Now I can only speak as an American, but one that has been immersed in the seedy underbelly of New Jersey politics. Add to that a stint as a political coordinator for a major NYC labor union (during the last mayoral primaries), and you can start to imagine the things I’ve seen and heard. My approach to any work environment always comes with an anthropological lens. I not only seek to understand my role and responsibilities, but also assess the broader paradigm that supports and resist my efforts as a citizen for social justice, equity, and political transparency and accountability. Beyond New Jersey’s façade of being a stereotypical East Coast, supposed “blue state,” lie some scary statistics about state poverty, inequality, the environment, job growth, and overall economic health.
Unfortunately, due to the rock-solid two-party system in New Jersey, I remain a registered Democrat. But like many NJ residents, I’m not pleased with the state of our political leadership. It’s a problem that permeates both parties on the federal, state, county, and municipal levels. And based on a statewide turnout just shy of 21% in the November 2015 elections, it seems that most of us feel the same way.
The thing is, I’m in that 21%. But, who are the almost 4/5ths of NJ eligible voters who didn’t or couldn’t show up to the polls? Given that it was overwhelming majority, it would suggest the inclusion of all racial, income, and education demographics. This is a North, Central, and South Jersey problem. So, who do these abysmal turnout numbers serve? To put it simply, it serves the status quo. It’s keeps the rich getting rich, and keeps the poor in ongoing state of poverty. Special interests and corporate influence have drowned out the voice of the people. In addition, the vast majority of NJ students graduate high school lacking a basic understanding of their government.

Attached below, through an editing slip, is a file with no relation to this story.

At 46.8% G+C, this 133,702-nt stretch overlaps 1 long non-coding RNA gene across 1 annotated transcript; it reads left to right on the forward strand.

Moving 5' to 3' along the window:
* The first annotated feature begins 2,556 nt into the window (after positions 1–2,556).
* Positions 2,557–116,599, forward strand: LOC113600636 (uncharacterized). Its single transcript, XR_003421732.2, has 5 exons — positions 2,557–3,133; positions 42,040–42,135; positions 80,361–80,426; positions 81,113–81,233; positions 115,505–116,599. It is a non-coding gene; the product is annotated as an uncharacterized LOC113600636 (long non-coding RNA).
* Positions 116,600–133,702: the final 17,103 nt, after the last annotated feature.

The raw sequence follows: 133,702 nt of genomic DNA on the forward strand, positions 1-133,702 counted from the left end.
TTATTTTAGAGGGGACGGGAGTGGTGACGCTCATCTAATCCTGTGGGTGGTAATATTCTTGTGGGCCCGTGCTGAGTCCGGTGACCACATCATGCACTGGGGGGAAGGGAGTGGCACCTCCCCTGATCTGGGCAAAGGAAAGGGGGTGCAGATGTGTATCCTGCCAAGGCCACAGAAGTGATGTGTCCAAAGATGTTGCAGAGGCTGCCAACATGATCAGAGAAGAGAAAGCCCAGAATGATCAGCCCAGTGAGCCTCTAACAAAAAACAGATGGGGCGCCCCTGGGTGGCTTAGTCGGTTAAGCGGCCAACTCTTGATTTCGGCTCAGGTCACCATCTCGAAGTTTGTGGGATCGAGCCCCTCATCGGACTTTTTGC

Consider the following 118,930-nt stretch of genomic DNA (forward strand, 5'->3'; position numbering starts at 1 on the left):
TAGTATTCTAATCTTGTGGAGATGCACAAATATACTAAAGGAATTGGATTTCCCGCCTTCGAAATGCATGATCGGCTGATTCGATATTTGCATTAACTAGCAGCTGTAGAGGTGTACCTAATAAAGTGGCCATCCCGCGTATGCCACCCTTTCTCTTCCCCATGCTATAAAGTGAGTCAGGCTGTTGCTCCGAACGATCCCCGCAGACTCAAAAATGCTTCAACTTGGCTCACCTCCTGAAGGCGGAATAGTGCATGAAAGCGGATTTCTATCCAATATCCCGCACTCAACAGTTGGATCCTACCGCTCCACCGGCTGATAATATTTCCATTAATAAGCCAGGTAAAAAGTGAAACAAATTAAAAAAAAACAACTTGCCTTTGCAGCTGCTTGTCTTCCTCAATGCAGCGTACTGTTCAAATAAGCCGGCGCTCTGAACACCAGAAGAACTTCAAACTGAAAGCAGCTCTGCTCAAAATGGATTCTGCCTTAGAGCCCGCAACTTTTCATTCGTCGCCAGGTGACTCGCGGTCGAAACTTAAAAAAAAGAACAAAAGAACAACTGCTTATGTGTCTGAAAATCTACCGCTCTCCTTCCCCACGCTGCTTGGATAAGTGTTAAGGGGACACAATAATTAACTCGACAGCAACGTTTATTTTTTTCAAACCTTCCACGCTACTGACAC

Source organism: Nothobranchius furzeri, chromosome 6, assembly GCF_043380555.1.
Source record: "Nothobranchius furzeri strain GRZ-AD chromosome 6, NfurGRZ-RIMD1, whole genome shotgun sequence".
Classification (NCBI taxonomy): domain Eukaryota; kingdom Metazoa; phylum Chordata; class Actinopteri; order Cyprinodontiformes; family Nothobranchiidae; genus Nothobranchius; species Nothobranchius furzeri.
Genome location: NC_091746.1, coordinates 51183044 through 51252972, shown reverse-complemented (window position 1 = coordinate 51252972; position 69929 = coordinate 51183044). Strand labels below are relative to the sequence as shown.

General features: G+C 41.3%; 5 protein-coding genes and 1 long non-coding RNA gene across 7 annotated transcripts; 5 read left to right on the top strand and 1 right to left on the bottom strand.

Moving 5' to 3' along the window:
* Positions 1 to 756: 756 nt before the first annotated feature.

Further, what does this turnout reflect in the voter participation among public employees, college students, and homeowners, who all have so much at stake in the ongoing political crises in New Jersey? When voters are disillusioned and disengaged, the result is a political environment ripe for complacency, incompetence, and corruption. This makes it easy for politicians to disregard the concerns of their constituents, absolving their responsibilities as public servants, and instead becoming tools for corporate interests and a puppet to party bosses. Meanwhile, they are still compensated with taxpayer dollars, while exhibiting a disregard for the conditions of peoples’ lives. Business as usual is allowed to flourish and the vast majority of politicians continue to get re-elected with the support of some fraction of 21% eligible voters.
What American history teaches us is that suffragists were tortured and jailed, then civil rights leaders faced dogs and were lynched fighting for their right to vote, and that it is something to be cherished. Recent rollbacks in voting rights continue to reassure me of this truth. The fact that so many states are going through so much trouble to make it harder for people to vote, tells that my vote is something to be protected. The reality is that not voting only serves to advance those who are already comfortable with the way things are. It is essential that we vote, stay engaged as best we can, in whatever way we can contribute to insist on the prioritization of the welfare of the many over the few.
In 2016, America will elect another president, and in 2017, NJ elects a new governor. There’s too much at stake to sit on the sidelines of any election, especially at the municipal, county, and state levels. Elections have consequences, and substantial impacts on the lives of the most marginalized especially. New Jersey’s presidential primary is Tuesday, June 7th, and the general election is on Tues., Nov. 8th. Please mark it on your calendar and remind everyone you know. And if for any reason you lack the motivation to show up to the polls for yourself, find a person or a cause to dedicate your vote to. Our collective future is literally at stake.
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